what really helped me in my desire to start reading Golden Age and foundational SF a few years ago was Wikipedia. i think i searched Golden Age Science Fiction and just clicked through categories at the bottoms of different pages and then tabbed back and forth between that and Amazon. might be a bit of work but i found lots of interesting stuff in the reviews and recommendations that way. one of those, which you really should check out if you haven't already read it, is Cordwainer Smith. it's amazing weird literature with big ideas that transcends genres.

here's a link to one of my favorites:
posted by Conrad-Casserole at 9:48 PM on September 15, 2012

posted by Conrad-Casserole at 9:48 PM on September 15, 2012 [1 favorite]

Ooh! You want Changing Planes by Ursula Le Guin. It's actually a series of linked short stories, each of which is a window into a different world populated by a different culture/species. One species has odd bird-like physical characteristics and lives by a multi-year migration cycle, another has a culture built entirely around anger, etc.
posted by ostro at 11:09 PM on September 15, 2012

If you're up for short fiction from the golden age, I've been dying to recommend Eric Frank Russel's 'Hobbyist'. Available in this anthology, which includes many other gems. I won't give you a spoiler, but let's say the shipwrecked mariner has wondrous, terrifying, and ultimately existential revelations about the biosphere he finds himself in.
posted by j_curiouser at 11:25 PM on September 15, 2012

Alastair Reynolds' Pushing Ice.
posted by Conrad Cornelius o'Donald o'Dell at 11:58 PM on September 15, 2012

For a lighter read, try John Scalzi's book "The Android's Dream," in which the menagerie of aliens primarily lives in and around Washington DC (so as to man.. er, populate their embassies), but their tourists are all over (which includes an episode, mentioned in passing, which will leave you breathless with laughter). He also has a short story, in a similar or the same universe, called "How I Proposed to My Wife: An Alien Sex Story," featuring a journalist on the worst blind dates of his life.

And finally, it's worth noting his "Old Man's War" universe, which has a variety of aliens, but most of them are only seen in passing, and they're primarily only engaged as any sort of equal in the last book, "The Lost Colony." As with the scenes in the former works, the book "Old Man's War" includes the main character, your basic space marine (although he is old enough to collect social security), catalogs some of the aliens he has fought against. All the books are, however, primarily human stories, and while I'd recommend them in general as interesting and entertaining reads... you have some better leads above for your menagerie. (The other books are "The Ghost Brigades," which is between the above books, and "Zoe's Tale," a YA retelling of the events of "Lost Colony" from the perspective of a teenaged girl.)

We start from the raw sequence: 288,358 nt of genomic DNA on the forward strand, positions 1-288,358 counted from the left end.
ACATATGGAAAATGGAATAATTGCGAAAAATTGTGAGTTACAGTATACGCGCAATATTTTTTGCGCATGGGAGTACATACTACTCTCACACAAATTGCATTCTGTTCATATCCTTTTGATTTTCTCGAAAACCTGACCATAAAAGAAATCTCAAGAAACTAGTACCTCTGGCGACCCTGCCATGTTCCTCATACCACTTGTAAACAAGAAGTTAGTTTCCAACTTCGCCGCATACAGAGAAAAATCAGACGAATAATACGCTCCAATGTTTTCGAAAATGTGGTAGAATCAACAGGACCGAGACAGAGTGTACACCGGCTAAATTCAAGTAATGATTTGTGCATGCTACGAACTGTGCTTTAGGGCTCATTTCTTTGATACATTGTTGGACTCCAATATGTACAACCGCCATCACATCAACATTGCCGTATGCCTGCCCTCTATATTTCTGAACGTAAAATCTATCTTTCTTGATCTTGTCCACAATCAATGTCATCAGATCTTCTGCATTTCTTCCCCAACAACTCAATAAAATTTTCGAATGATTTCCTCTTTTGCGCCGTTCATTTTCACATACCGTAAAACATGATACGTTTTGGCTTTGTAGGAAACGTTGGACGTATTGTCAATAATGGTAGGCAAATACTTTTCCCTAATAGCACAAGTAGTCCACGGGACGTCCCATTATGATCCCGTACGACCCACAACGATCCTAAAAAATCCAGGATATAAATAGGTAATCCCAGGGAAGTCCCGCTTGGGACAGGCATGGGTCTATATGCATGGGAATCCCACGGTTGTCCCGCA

posted by Sunburnt at 1:08 AM on September 16, 2012

Terry Pratchett's Strata is in this vein and is a pretty good read.
posted by 1adam12 at 4:43 AM on September 16, 2012

Oddly, I've read The Merro Tree as well as Waitman's only other novel. But weren't the aliens just "snake people," "blue-skinned people," etc.? And doesn't the hero eventually have sex with all of them?

Only the snake person, if I recall correctly. She does some alien species-building, though, as I said, her novel is (admittedly) more science fantasy than sci-fi.

For what it's worth, both Grass and Speaker for the Dead are the authors' respective bests (It's not clear if you've read Speaker; it's an Ender book that was published in '86, but it sounds like not, so . . . ) Both are actually novels about incredibly detailed alien life cycles, though you wouldn't know it at first glance.

You should also read the Titular story from Octavia Butler's Bloodchild anthology, and consider giving Frederick Pohl a try, as well.
posted by PhoBWanKenobi at 6:08 AM on September 16, 2012

It's been forever and a few days since I read it, but your description reminded me of Manhattan Transfer by John Stith. I don't want to vouch for the quality since it's been so long, but you might look into it. Also seconding Pohl.
posted by Alterscape at 2:27 PM on September 16, 2012